Our patient's unique feature is that he presented with young-onset PH causing right heart failure, which is probably due to pulmonary arteriopathy but with coexisting large visceral vascular malformations. How much each component contributed was challenging to ascertain, leading to a dilemma in management. However, significant RVH on ECG and features of cor pulmonale on echo were suggestive of severe PH, which precluded further interventions for vascular malformations.

Management of PH varies according to the mechanism of its cause. Therapy for PH from high-output heart failure includes diuretics, salt restriction, and correction of anemia. Pulmonary vasodilator therapy may have detrimental hemodynamic effects by increasing pulmonary blood flow. PAH in HHT is treated similarly to other idiopathic PAH. However, there are insufficient data to determine the efficacy of vasodilator therapy.

PH, due to increased cardiac output, has a better prognosis with a dramatic response to interventions. In comparison, PAH caused by obstructive pulmonary vascular disease has a poor prognosis with 1- and 3-year survival rates of 77.8% and 53.3%, respectively, which were much lower than idiopathic PAH.[7] Presentation with right heart failure, suprasystemic RV pressure, and large unmanageable vascular malformations portends a grave prognosis in our patient.


   Conclusion Top


HHT has a high prevalence of PH and carries a worse prognosis. It can be due to either due to arteriopathy or the associated vascular malformations.

Declaration of patient consent

The authors certify that they have obtained all appropriate patient consent forms. In the form the patient(s) has/have given his/her/their consent for his/her/their images and other clinical information to be reported in the journal. The patients understand that their names and initials will not be published and due efforts will be made to conceal their identity, but anonymity cannot be guaranteed.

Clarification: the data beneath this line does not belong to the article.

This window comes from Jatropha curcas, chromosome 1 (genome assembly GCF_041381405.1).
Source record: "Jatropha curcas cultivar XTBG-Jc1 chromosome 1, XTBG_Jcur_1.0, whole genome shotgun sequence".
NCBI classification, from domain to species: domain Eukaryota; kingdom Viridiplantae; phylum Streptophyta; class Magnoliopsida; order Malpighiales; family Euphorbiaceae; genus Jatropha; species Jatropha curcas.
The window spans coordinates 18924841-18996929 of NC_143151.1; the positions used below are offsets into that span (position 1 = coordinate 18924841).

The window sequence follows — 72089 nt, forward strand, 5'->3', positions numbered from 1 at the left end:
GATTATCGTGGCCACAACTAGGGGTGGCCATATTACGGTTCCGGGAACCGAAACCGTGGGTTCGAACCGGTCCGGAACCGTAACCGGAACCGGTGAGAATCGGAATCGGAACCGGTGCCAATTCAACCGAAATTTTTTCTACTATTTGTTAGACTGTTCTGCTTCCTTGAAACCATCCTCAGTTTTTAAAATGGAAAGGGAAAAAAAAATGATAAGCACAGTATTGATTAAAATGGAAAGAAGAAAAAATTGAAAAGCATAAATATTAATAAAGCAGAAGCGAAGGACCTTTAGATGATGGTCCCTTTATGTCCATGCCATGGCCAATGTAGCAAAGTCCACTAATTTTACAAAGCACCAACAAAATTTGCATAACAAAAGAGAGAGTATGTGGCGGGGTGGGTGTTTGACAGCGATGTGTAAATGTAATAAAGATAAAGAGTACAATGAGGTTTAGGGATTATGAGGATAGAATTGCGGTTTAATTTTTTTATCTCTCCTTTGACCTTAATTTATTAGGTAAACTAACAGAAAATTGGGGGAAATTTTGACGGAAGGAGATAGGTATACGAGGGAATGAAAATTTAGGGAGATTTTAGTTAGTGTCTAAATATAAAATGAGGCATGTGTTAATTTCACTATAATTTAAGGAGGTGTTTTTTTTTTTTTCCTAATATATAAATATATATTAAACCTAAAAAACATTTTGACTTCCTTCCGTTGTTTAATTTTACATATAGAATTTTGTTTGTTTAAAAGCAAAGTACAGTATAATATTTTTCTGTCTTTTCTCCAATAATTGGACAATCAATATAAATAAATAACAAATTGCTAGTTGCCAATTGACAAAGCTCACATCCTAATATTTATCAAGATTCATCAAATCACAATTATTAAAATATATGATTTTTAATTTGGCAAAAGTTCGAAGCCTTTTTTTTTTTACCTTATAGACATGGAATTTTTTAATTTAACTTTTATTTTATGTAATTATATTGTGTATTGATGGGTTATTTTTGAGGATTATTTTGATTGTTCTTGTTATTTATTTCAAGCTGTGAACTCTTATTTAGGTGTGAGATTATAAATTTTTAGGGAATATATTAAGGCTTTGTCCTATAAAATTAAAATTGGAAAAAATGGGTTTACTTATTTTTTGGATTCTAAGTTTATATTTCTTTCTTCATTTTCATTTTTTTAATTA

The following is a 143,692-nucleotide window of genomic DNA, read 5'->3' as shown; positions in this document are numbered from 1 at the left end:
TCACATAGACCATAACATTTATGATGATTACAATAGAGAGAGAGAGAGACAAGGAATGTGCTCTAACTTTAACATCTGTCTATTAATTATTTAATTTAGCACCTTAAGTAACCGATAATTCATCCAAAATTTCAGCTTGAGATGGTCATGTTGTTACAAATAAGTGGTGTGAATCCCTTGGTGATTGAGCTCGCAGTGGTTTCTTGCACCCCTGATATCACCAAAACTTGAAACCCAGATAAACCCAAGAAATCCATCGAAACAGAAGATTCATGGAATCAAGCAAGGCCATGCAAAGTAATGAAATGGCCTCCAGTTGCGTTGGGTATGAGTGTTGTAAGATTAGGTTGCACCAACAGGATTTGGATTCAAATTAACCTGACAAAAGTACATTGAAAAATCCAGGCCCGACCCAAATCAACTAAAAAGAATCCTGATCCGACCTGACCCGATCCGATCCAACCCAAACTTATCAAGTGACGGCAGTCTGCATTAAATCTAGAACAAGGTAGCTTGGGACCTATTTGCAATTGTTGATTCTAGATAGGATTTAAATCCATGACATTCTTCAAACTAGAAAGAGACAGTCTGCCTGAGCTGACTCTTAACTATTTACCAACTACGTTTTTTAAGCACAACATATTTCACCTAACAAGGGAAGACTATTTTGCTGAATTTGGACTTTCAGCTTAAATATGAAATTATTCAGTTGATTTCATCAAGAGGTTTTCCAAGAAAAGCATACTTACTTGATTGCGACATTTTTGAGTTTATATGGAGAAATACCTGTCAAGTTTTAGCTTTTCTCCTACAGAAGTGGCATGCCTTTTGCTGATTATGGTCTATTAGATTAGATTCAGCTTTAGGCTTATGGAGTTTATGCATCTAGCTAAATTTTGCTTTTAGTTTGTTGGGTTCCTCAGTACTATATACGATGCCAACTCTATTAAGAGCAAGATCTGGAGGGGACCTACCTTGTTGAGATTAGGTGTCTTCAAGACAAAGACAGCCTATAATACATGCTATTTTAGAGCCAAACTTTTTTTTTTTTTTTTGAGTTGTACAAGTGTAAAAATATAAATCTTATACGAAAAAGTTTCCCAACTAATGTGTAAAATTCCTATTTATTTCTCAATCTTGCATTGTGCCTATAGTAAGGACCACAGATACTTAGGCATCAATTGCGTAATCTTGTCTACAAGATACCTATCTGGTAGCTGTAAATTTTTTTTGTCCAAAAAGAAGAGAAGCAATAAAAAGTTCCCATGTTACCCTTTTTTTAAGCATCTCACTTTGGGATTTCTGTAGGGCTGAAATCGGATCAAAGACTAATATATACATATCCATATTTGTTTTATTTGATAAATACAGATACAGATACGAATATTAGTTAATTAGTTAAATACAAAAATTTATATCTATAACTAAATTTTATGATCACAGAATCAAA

Acknowledgment

We would like to thank Dr. Sravanthi Yerram, Consultant Radiologist, Sagar Hospitals, Bengaluru.

Financial support and sponsorship

Nil.

Conflicts of interest

There are no conflicts of interest.



 
   References Top

1.
Lyle MA, Fenstad ER, McGoon MD, Frantz RP, Krowka MJ, Kane GC, et al. Pulmonary hypertension in hereditary hemorrhagic telangiectasia. Chest 2016;149:362-71.  Back to cited text no. 1
    
2.
Faughnan ME, Palda VA, Garcia-Tsao G, Geisthoff UW, McDonald J, Proctor DD, et al. International guidelines for the diagnosis and management of hereditary haemorrhagic telangiectasia. J Med Genet 2011;48:73-87.  Back to cited text no. 2
    
3.
Battaile JT, Ochoa CD. Distinct forms of pulmonary hypertension complicate hereditary hemorrhagic telangiectasia. Adv Pulm Hypertens 2015;14:145-9.  Back to cited text no. 3
    
4.
Vorselaars V, Velthuis S, Van Gent M, Westermann C, Snijder R, Mager J, et al. Pulmonary hypertension in a large cohort with hereditary hemorrhagic telangiectasia. Respiration 2017;94:242-50.  Back to cited text no. 4
    
5.
Revuz S, Decullier E, Ginon I, Lamblin N, Hatron PY, Kaminsky P, et al. Pulmonary hypertension subtypes associated with hereditary haemorrhagic telangiectasia: Haemodynamic profiles and survival probability. PLoS One 2017;12:e0184227.  Back to cited text no. 5
    
6.
Tortora A, Riccioni ME, Gaetani E, Ojetti V, Holleran G, Gasbarrini A. Rendu-Osler-Weber disease: A gastroenterologist's perspective. Orphanet J Rare Dis 2019;14:130.  Back to cited text no. 6
    
7.
Li W, Xiong CM, Gu Q, Wang XT, Cheng XL, Huang L, et al.The clinical characteristics and long-term prognosis of pulmonary arterial hypertension associated with hereditary hemorrhagic telangiectasia. Pulm Circ 2018;8:2045894018759918.  Back to cited text no. 7
    

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Correspondence Address:
Dr. Sreekanth Yerram
Department of Cardiology, Nizam's Institute of Medical Sciences, Hyderabad, Telangana
India
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Source of Support: None, Conflict of Interest: None


DOI: 10.4103/apc.apc_256_20

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    Figures

  [Figure 1], [Figure 2], [Figure 3]